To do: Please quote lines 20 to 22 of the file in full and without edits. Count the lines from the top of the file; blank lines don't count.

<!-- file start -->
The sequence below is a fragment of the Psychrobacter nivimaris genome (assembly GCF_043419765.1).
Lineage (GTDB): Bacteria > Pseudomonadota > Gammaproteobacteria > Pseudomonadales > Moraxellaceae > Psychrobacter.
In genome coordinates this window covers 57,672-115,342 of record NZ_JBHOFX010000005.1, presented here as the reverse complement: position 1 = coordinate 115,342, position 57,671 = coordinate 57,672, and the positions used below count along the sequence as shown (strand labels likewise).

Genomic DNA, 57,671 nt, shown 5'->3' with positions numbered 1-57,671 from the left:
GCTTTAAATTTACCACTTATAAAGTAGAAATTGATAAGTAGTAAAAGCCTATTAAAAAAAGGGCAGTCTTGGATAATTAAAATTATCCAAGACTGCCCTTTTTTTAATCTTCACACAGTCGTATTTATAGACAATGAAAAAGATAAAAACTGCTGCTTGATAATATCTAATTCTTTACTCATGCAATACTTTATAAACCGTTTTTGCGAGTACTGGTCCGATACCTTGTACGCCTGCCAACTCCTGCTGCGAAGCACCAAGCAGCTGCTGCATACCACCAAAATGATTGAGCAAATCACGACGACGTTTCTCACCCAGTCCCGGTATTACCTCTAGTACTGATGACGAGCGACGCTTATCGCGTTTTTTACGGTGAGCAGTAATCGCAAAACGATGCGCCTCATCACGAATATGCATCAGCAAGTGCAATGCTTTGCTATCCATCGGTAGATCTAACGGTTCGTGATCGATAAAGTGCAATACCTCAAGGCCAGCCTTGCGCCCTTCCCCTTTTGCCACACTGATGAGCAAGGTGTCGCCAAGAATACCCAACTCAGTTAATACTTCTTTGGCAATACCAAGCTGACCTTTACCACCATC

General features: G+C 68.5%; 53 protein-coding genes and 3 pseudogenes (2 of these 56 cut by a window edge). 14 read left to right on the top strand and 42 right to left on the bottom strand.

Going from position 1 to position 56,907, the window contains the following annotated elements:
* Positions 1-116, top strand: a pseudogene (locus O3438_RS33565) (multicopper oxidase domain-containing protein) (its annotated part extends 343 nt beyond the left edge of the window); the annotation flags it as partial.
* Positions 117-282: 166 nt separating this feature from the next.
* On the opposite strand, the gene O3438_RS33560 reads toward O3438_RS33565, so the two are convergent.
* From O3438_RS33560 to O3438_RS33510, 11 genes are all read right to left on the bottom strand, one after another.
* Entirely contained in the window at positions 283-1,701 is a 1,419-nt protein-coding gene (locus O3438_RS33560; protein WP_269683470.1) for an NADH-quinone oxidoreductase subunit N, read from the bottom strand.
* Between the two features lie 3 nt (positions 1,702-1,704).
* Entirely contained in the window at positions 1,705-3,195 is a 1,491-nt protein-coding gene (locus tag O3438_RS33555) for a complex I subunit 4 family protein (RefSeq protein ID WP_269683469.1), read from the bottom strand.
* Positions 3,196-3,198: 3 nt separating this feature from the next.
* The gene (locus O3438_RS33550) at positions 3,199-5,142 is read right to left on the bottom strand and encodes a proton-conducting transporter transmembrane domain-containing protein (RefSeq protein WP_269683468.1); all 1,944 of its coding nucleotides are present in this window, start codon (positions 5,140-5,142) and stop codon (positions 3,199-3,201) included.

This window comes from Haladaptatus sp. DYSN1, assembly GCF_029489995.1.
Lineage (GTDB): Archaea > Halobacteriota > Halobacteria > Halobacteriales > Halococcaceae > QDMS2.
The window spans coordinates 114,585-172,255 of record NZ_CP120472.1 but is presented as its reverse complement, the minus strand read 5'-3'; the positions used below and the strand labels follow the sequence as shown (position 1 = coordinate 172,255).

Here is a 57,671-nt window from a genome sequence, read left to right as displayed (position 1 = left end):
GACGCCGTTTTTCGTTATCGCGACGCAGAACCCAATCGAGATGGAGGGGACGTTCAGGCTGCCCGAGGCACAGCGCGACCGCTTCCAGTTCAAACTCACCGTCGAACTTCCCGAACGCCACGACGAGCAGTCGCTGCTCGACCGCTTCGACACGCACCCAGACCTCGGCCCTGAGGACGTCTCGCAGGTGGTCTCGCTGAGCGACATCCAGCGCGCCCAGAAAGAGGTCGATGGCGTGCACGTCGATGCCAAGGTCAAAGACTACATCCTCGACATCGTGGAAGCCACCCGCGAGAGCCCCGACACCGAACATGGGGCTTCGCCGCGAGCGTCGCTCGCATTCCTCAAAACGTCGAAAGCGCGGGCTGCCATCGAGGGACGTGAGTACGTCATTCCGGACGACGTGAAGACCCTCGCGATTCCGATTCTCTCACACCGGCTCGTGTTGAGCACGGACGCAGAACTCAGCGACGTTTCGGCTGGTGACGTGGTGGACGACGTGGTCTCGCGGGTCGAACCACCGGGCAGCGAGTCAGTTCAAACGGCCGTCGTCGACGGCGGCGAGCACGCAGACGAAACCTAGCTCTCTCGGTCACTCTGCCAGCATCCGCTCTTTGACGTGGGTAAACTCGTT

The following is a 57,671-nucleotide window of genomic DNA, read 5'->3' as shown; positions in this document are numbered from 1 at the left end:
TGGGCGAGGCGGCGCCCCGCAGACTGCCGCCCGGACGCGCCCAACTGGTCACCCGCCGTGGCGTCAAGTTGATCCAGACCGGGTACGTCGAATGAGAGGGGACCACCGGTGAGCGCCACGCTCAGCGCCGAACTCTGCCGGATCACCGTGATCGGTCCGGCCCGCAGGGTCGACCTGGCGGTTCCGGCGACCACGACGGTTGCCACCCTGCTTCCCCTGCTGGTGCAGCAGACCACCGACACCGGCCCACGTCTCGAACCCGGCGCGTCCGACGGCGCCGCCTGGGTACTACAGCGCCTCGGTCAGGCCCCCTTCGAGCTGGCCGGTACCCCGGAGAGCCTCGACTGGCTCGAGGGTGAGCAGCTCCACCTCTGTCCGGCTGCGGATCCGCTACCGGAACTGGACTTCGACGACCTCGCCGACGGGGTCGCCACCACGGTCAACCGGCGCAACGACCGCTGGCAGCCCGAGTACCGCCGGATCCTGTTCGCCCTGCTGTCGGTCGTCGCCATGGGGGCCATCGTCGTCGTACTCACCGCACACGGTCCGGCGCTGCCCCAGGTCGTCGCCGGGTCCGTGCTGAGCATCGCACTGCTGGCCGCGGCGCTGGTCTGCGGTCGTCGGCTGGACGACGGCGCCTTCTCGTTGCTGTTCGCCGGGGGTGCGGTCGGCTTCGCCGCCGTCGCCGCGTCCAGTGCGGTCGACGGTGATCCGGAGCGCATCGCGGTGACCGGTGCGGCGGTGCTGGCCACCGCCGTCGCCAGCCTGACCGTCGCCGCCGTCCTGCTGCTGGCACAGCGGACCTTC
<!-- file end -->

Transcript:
Here is a 57,671-nt window from a genome sequence, read left to right as displayed (position 1 = left end):
GACGCCGTTTTTCGTTATCGCGACGCAGAACCCAATCGAGATGGAGGGGACGTTCAGGCTGCCCGAGGCACAGCGCGACCGCTTCCAGTTCAAACTCACCGTCGAACTTCCCGAACGCCACGACGAGCAGTCGCTGCTCGACCGCTTCGACACGCACCCAGACCTCGGCCCTGAGGACGTCTCGCAGGTGGTCTCGCTGAGCGACATCCAGCGCGCCCAGAAAGAGGTCGATGGCGTGCACGTCGATGCCAAGGTCAAAGACTACATCCTCGACATCGTGGAAGCCACCCGCGAGAGCCCCGACACCGAACATGGGGCTTCGCCGCGAGCGTCGCTCGCATTCCTCAAAACGTCGAAAGCGCGGGCTGCCATCGAGGGACGTGAGTACGTCATTCCGGACGACGTGAAGACCCTCGCGATTCCGATTCTCTCACACCGGCTCGTGTTGAGCACGGACGCAGAACTCAGCGACGTTTCGGCTGGTGACGTGGTGGACGACGTGGTCTCGCGGGTCGAACCACCGGGCAGCGAGTCAGTTCAAACGGCCGTCGTCGACGGCGGCGAGCACGCAGACGAAACCTAGCTCTCTCGGTCACTCTGCCAGCATCCGCTCTTTGACGTGGGTAAACTCGTT

The following is a 57,671-nucleotide window of genomic DNA, read 5'->3' as shown; positions in this document are numbered from 1 at the left end: